>add up the total wattage of individual components under average load (which you should be able to find in manufacturer's specifications or google) >buy a PSU with double wattage Modern PSUs are most efficient under ~50% load, pic related, so you should aim for that.
They don't calculate well, but they're a good place to get a rough estimation. The only way to know how much your components will draw is to measure that yourself. The idea is to get a rough idea of what kind of power you'll need and buy a PSU well above that.
Also if you're taking that other anon's advice (>>50825902) he said look at the average power draw of your components and double that. E.g. if your computer uses 300w just staying on you should aim somewhere around 600w.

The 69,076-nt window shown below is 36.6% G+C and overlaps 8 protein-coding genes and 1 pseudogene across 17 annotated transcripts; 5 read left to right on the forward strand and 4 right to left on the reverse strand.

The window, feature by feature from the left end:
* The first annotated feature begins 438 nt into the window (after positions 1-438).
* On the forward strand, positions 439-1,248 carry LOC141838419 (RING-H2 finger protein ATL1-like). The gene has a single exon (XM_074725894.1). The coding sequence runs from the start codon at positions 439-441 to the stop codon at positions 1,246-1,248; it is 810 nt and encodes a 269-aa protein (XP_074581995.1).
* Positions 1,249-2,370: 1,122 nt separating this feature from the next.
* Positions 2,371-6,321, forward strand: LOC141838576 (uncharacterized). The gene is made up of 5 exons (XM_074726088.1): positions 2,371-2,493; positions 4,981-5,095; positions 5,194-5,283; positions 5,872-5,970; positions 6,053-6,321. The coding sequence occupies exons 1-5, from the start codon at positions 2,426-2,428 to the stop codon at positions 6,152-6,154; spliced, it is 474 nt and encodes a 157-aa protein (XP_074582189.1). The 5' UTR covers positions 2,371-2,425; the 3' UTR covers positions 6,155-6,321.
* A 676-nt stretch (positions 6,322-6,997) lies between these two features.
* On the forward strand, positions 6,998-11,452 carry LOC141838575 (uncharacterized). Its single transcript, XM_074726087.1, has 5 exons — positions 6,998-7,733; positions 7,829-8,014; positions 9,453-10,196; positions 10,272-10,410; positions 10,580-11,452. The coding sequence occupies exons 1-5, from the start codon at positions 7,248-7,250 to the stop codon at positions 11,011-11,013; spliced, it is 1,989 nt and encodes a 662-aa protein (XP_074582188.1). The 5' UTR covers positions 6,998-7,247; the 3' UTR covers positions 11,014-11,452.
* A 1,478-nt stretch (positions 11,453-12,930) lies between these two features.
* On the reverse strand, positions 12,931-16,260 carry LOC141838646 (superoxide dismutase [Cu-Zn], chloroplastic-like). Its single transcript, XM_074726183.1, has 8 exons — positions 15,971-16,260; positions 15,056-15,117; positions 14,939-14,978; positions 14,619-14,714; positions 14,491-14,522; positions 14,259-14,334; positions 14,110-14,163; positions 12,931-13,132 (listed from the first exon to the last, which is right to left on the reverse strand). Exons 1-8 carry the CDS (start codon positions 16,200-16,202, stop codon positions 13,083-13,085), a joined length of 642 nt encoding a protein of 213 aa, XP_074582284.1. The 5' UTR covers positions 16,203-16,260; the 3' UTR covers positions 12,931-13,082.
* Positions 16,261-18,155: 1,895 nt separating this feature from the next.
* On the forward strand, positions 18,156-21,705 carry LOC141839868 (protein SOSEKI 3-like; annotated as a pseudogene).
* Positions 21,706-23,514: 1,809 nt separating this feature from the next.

>>50826214 That was me. I was saying if you're going to use an online calculator that gives a rough estimate of your max power draw then you should stay on the safe side and get a PSU that can do more than the estimate says. It's better to have a PSU that can do more than you need than to try and strain a cheaper PSU.
If you were going to do that you need to look for the average wattage. It'll save you money in the long run since your PSU will be running more efficiently, but it's not necessary. I never bothered myself.
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